Before the ordinary dying process is complete, relatives and friends are advised to quietly bid the dying person farewell, without creating an overly dramatic situation. Tibetans believe that it is crucial for both the dying person and those around him or her to avoid causing excessive regret or longing in the patient, but instead to foster virtuous states of mind. The state of mind at the time of death is believed to influence directly the momentum of the departing consciousness. Any thoughts that occur during this time are extremely potent; it is therefore significant for the individual to generate and sustain a positive mental state thoughout all the stages of dying. In other words, the quality of mind at the time of death is a critical component in determining the dying person's future destiny. If disruptive thoughts can be avoided while simultaneously directing the mind toward pure and virtuous thoughts, the ordinary person may be capable of positively controlling the outcome of the dying event. To help the patient achieve this goal, a spiritual master, or lama (bla ma), may whisper guiding instructions into the person's ear. Traditionally, these instructions are read from a variety of ritual texts designed to help guide the deceased's consciousness through the intermediate realm between lives, known in Tibetan as bardo.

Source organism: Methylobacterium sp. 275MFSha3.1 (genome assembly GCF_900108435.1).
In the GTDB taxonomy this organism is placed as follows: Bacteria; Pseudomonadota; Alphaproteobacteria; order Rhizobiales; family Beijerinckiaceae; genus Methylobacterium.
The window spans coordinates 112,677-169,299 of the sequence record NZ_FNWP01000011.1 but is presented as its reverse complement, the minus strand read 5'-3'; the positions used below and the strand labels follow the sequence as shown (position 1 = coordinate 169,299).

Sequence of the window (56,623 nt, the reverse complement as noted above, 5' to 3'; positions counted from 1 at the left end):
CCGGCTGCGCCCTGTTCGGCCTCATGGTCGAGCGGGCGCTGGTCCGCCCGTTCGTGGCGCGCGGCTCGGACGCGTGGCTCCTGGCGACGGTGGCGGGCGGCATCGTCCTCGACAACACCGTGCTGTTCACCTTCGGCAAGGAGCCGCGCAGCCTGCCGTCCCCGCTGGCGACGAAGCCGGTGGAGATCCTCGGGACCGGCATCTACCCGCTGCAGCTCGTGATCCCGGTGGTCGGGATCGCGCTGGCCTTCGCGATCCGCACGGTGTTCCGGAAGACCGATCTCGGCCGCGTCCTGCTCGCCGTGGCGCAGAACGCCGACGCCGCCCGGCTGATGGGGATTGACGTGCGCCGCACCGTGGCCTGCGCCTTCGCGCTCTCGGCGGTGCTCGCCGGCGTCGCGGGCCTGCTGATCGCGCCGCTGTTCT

Tibetan Buddhism recognizes four stages in the life cycle of a sentient being: birth, the period between birth and death, death, and the period between death and the next birth, or bardo. The postmortem bardo journey is said to last no longer than seven weeks (49 days). By the end of the forty-ninth day the deceased is reborn into a worldly state influenced by his or her past actions, collectively referred to in Buddhism as karma. The principle of karma is essentially the simple law of cause and effect, whereby it is held that the moral quality of an individual's actions performed previously determines the quality of experience in the future?in this case, the person's next life. The bardo state is recognized as an opportunity for change, a starting point of transformation. It is understood as a gap between familiar boundaries through which is gained a glimpse of the true nature of Reality. By fully recognizing this ultimate nature, the deceased is capable of breaking the afflictive cycle of rebirth (samsara) and achieving final liberation, Buddhahood. Much of an advanced practitioner's meditative training is designed to meet this transformative moment, but in most ordinary cases, the deceased is dependent upon the assistance of the lama, who recites the guiding instructions from the bardo literature in order to bring Reality into clear focus. The words of the lama communicate the essential truth underlying the postmortem experience, giving the deceased an ultimate point of reference to make sense of the often confusing and terrifying visions that are confronted during the bardo period. Moreover, recitation of the texts within a ceremonial setting offers practical wisdom to the participants in the ritual drama. The benefits of the texts can thus be understood at two levels: through recitation and explication of the texts' meaning, the deceased is reminded of knowledge previously learned and experienced in life, while at the same time, family members and friends receive spiritual teachings that will improve and enrich their present lives. In this way, the bardo literature offers not only a method of guidance, but also a varied program for an array of performance styles, involving liturgy, ritual offering, prayer, and scripture recitation, all operating as an integrated whole to insure a positive destiny for the living and the dead.